The conciliation process will take around six months, meaning that the legislation will be enacted during the French presidency of the EU. This would be somewhat ironic given the role of Dominique Voynet, the French Green minister for regional planning and the environment, in instituting the de facto moratorium on the approval of GM crops in Europe: An agreement between Voynet and another Green minister of the environment, Italian Edo Ronchii, with the support of their counterparts from Austria, Luxembourg, and Denmark, meant that this group has been able to form a sufficiently large minority on the Council of Environment Ministers to block the approval of any product.

It had been hoped that this political blockage would be removed by the completion of the revision of 90/220. That now seems unlikely. Following the April vote in the European Parliament, Voynet declared that the political moratorium should remain in place until there is legislation that ensures that GM products can be traced through the entire production chain, from planting to plate.

Italian politicians are still making hard-line anti-GM statements, too. Even though Ronchii has been replaced in the new Italian government as minister for environment by Willer Bordon of the center-left Democratic party, another Green, Alfonso Pecoraro Scanio, has become minister of agriculture. Scanio has already said definitively that no trials of GM crops will take place in Italy during his administration.

Beyond the moratorium, there are opportunities for further stalling: Even if a revised 90/220 directive is agreed upon between the Council of Ministers and the Parliament this summer, individual European countries will still have 18 months to implement it.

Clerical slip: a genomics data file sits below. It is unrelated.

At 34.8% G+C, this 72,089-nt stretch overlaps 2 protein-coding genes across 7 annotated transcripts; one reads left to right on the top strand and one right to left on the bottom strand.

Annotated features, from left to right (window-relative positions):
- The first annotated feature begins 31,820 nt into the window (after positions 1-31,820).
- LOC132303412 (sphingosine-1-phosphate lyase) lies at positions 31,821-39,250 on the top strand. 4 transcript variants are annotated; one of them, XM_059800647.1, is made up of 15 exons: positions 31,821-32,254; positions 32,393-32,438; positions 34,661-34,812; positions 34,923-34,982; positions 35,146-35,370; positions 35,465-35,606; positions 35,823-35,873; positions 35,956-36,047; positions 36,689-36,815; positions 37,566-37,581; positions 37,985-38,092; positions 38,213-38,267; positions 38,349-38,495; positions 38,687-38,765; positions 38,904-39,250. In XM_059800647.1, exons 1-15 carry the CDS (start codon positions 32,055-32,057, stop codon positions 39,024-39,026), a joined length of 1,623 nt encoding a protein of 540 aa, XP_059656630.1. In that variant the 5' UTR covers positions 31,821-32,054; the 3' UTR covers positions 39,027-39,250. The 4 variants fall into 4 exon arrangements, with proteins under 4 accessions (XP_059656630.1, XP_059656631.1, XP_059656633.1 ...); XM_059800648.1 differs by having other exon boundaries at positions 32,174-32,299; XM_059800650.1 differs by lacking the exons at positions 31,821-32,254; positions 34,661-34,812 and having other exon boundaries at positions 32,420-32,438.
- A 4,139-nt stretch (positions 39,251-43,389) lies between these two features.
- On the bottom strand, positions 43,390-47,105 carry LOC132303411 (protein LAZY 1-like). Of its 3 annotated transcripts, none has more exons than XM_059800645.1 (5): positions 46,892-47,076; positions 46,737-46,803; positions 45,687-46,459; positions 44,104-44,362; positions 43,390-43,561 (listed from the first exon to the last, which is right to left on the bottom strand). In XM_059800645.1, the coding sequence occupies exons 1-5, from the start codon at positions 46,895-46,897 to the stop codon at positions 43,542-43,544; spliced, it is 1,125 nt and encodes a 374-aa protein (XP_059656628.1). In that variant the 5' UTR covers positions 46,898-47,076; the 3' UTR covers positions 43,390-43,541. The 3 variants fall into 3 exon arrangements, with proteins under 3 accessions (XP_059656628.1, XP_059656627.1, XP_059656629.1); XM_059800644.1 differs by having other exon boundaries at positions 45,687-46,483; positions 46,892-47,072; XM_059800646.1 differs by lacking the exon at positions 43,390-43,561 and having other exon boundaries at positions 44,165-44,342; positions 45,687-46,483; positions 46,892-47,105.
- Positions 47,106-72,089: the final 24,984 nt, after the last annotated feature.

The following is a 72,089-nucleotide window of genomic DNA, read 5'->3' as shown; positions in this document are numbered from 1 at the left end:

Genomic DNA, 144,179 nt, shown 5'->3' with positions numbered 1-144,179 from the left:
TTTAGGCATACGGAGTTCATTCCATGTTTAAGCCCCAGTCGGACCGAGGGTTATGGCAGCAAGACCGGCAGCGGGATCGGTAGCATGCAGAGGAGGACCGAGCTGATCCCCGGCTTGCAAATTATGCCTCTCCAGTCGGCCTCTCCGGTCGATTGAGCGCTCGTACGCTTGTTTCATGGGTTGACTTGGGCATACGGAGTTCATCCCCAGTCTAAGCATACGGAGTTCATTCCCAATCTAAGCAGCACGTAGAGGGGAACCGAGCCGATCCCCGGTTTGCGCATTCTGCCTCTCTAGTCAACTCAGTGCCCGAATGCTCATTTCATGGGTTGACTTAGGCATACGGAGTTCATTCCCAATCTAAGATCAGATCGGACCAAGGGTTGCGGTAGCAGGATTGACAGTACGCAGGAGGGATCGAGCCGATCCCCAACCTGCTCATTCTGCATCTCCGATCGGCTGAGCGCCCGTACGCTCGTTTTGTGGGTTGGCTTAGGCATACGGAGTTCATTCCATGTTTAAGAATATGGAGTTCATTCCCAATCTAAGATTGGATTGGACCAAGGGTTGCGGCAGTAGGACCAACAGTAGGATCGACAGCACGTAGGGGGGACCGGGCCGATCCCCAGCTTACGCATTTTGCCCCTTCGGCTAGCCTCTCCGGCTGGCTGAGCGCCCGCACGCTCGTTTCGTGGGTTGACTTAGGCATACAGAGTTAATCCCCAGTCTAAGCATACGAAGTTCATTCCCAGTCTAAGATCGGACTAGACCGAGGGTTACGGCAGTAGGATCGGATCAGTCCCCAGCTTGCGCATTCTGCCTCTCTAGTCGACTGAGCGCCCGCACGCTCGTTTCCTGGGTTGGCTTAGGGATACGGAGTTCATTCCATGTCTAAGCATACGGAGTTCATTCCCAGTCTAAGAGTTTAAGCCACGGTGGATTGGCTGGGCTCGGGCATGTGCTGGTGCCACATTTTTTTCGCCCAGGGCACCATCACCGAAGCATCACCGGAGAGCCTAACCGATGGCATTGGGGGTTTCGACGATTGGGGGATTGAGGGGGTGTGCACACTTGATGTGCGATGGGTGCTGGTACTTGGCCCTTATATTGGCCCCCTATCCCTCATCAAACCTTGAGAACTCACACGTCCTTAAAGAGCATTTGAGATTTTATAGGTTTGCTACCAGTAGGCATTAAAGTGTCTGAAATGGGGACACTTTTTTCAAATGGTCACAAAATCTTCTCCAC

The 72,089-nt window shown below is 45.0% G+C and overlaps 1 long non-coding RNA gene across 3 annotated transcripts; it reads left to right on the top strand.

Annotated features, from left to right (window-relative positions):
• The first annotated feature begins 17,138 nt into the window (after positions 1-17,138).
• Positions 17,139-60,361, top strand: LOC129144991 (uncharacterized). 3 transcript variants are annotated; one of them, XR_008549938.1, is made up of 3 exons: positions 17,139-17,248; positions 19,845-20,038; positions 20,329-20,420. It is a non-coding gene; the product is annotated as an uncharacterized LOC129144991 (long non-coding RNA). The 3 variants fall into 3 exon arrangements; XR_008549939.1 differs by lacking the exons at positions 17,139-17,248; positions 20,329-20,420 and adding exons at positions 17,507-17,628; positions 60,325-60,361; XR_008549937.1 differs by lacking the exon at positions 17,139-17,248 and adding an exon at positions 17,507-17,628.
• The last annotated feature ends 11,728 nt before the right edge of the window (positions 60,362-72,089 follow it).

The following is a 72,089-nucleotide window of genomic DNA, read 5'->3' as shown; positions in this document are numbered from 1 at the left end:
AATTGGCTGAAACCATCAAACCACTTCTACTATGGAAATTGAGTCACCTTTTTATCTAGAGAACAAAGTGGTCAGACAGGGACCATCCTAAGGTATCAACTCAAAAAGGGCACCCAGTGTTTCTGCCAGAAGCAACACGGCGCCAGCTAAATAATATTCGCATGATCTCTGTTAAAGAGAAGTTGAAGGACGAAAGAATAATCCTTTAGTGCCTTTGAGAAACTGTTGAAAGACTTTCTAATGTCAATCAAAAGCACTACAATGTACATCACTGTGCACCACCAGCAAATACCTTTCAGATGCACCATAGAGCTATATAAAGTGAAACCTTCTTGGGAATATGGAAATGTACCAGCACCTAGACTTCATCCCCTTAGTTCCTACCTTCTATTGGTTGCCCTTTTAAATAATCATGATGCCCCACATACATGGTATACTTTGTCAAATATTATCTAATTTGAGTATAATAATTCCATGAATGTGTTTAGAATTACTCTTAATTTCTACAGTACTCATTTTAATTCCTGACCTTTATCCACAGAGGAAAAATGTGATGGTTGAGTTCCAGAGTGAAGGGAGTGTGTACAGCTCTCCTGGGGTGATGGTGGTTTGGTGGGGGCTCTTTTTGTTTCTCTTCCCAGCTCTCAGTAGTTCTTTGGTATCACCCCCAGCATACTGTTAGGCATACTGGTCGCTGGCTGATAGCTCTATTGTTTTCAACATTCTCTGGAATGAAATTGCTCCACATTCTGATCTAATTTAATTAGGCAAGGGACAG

Meanwhile, the European Commission is working to encourage industry to participate in what it is calling the “proactive approach,” according to officials. In essence, this would involve companies resubmitting on a voluntary basis revised product approval applications with the new data outlined in the revised directive. Monsanto (St. Louis, MO) and Aventis Crop Science (Frankfurt) have already indicated that they would be willing to make concessions that would satisfy new requirements on issues such as labeling, traceability, monitoring, and public information. However, De Greef believes that for Novartis this could be a retrograde step. Given that products such as the company's Bt maize are well advanced, De Greef says, “I would rather have the files stuck where they are stuck now than to go back to the beginning of a new process.” He points out that the scientific part of the approval system is working well but that “at the end of that process, there is still political interference.”

Barber from EuropaBio is generally supportive of the thinking behind the “proactive” approach, but he can see why individual companies might be reticent following the reactions to the Parliamentary vote from Voynet and her colleagues. “The commission is expecting companies to act in good faith,” says Barber, “and yet it is not at all clear that the member states will do so, too.”

European Commission officials say that proposals currently stuck in the old system would have priority, but they admit that companies would be taking a risk in resubmitting. The alternative they point to, however, is to maintain the current standoff and to risk further enflaming political and public antipathy.

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Hodgson, J. Industry still fears political opposition to European Union GM legislation. Nat Biotechnol 18, 589 (2000).